Knowledge is empowering. Before we write about fictional characters, we often jot notes, even pages, of traits, likes, desires, flaws and looks about them. Authors don’t use those lists for reference. On the contrary, they write that material to develop an inherent feel for the character. When the author opens a scene with the protagonist, she already knows how he’ll walk in the room and treat what he finds, all because she studied him top to bottom, inside and out, from his past to his present, even to what he hopes to gain in the future.

Understanding the history of your story’s setting empowers you precisely the same way. By understanding Civil War history, I could capitalize on it in my characters’ reactions, the landscape depiction, even decisions made by the players possibly because of their ancestors or who they once knew.

Let’s leave setting and talk more about character. As a writer, you use tags in dialogue, like he said or she said. Great dialogue, however, needs few, if any tags, because the dialect, manner of phrasing, and word selection can paint a clear enough picture to keep the reader oriented as to who is speaking. History plays a heavy role in that depiction.

All my books are set in rural South Carolina. In the Charleston area, one meets a variety of speech designs, from the downtown bluebloods to the Geechie dialect of some natives. In my second novel, however, the setting shifts to Beaufort, to islands known for the Gullah culture. That remarkable past dates to the 1600s, and helps the reader fall in love with the story. Between the voodoo and the impressive fact that those people were freed in 1861 by the Union Army, while the rest of South Carolina continued to fight the Civil War, the characters become more than cohorts in crime solving. Even the agriculture has a pertinent history, filtering into the plot. Also, immigrants in the story come from Haiti. After weeks of analysis, I pieced enough background together to weave a story how Haitians could be enticed to travel to America via other islands, and fall prey to human trafficking, because it’s happened before.

Every setting, every story, every genre has tremendous potential to grow into a deeper, higher quality read with the incorporation of history in the telling. I can’t imagine not doing historical research for my fiction, because with each tidbit I learn springs opportunity for my characters, my setting and even the direction of my story.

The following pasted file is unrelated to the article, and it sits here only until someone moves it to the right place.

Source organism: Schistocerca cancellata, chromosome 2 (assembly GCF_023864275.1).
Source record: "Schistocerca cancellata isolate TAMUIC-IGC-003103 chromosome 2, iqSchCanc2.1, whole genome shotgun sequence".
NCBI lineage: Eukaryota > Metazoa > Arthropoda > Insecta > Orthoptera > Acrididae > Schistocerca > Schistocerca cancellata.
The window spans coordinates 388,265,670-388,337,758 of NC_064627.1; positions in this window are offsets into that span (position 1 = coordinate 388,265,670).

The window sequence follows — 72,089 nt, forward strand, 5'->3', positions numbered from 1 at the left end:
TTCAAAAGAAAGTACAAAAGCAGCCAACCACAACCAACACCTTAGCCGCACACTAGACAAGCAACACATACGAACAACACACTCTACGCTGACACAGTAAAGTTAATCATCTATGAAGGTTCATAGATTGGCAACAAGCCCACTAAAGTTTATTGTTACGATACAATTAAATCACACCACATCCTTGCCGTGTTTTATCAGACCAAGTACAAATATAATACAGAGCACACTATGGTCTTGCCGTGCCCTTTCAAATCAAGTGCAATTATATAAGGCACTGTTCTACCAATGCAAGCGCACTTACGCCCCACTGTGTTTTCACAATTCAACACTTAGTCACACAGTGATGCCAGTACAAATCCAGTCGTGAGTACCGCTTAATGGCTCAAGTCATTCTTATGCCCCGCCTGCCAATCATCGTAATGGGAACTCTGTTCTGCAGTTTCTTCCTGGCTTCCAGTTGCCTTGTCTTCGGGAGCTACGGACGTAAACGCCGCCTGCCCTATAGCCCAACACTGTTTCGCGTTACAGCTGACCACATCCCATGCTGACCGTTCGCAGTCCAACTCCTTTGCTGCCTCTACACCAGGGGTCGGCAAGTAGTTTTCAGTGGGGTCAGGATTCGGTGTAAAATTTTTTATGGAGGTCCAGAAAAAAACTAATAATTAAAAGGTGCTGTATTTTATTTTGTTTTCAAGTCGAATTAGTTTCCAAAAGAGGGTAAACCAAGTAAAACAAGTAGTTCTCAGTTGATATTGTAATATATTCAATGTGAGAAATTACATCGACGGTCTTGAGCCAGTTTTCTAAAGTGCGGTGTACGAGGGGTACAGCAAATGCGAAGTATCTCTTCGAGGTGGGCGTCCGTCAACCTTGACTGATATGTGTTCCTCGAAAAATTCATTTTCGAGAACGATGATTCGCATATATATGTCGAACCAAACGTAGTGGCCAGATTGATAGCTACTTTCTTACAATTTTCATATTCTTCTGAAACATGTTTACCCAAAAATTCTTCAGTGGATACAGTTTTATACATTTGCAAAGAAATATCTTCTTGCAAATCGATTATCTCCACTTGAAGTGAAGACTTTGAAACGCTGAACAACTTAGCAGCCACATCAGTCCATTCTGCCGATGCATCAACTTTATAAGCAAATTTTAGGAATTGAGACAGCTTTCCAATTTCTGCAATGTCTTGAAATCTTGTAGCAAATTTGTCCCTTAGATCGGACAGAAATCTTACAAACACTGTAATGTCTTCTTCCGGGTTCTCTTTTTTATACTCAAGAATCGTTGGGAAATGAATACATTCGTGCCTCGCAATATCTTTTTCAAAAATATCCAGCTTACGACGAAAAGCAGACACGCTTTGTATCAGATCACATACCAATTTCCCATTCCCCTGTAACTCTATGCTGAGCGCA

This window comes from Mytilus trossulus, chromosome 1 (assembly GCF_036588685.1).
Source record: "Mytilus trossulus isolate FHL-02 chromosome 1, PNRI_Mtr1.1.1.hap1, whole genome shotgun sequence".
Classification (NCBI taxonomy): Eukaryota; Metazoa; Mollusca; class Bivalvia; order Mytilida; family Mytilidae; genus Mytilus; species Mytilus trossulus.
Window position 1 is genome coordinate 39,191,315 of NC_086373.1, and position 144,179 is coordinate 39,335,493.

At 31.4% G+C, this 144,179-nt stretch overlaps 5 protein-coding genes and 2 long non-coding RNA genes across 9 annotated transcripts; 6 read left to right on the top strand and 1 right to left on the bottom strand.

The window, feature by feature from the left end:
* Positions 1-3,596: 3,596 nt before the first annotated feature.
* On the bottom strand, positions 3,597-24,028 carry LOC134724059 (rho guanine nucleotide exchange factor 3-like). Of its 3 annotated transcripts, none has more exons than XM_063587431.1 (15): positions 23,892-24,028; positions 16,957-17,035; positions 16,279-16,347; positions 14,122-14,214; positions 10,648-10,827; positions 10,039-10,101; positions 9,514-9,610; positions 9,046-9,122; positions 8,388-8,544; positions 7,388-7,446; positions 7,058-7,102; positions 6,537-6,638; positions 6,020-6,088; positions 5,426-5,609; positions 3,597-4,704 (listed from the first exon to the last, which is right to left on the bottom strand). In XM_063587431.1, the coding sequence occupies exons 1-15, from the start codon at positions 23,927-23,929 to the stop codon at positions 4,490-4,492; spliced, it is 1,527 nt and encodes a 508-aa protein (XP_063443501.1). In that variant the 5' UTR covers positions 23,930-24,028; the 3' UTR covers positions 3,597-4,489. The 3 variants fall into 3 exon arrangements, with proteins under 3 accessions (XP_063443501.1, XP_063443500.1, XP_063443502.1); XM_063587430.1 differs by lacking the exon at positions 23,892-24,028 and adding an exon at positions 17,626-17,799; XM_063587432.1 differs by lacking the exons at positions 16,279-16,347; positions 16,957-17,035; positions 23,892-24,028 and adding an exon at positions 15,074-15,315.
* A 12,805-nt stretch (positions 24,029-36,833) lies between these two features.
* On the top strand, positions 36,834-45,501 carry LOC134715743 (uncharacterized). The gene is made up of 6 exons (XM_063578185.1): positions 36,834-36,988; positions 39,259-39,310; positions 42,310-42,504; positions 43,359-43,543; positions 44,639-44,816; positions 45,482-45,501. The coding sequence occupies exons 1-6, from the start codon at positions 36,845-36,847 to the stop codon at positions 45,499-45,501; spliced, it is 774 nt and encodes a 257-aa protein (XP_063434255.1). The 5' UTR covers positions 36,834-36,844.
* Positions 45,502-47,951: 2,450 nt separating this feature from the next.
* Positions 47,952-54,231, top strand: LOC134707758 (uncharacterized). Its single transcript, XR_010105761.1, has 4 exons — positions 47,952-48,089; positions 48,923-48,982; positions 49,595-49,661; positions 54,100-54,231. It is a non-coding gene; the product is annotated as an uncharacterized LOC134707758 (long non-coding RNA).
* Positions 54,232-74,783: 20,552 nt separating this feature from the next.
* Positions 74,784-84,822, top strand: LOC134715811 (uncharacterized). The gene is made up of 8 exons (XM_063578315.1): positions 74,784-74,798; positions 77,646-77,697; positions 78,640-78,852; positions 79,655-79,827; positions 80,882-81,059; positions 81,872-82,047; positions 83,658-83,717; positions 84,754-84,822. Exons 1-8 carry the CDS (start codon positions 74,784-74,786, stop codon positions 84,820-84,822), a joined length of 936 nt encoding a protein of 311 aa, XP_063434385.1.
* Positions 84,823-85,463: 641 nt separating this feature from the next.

C. Hope Clark writes mystery by the banks of Lake Murray, South Carolina. Lowcountry Bribe, the first of The Carolina Slade series, can be found at Amazon, Barnes & Noble, Bell Bridge Books, and your neighborhood bookstore. Hope is also editor of FundsforWriters.com , a well-known resource for working writers, recognized by Writer’s Digest Magazine in its 101 Best Websites for Writers from 2001 through 2011, over a decade of excellence.


  1. Thanks for the honor of writing this post, Sean. History is very important in my work, and I can't emphasize it enough in almost any writing.

    C. Hope Clark

  2. Anyone who's been to Charleston and/or read the novels of Pat Conroy or Dot Frank can feel the impact of historical events. When used in a novel, the deepen the reader's sense of place and make for realistic plot twists such as deeds destroyed in a war or the rich language and culture of Gullah. Since so many students think ancient history was whatever happened last year, I'm happy to find this post emphasizing it's importance in fiction set in "the right now."


  3. Thanks for the insight into your writing process, Hope. I've always especially enjoyed authors who manage to weave some history into the plot without stopping to give the reader a history lecture. I'm looking forward to reading Lowcountry Bribe.

  4. I was lurking here on Sean's site trying to get a sense of things, as I'll be a guest blogger soon, and I was really intrigued by the tips here. The section on tags is particularly interesting to me, because I spent much of the editing days on my first draft removing them, making my book move a lot faster. They simply seemed redundant. But now, I'm thinking: is it possible that my dialogue is actually working? Something to wish for anyway. Good insight, Hope and thanks for all you do for writers! All the best, Kathryn Hohmann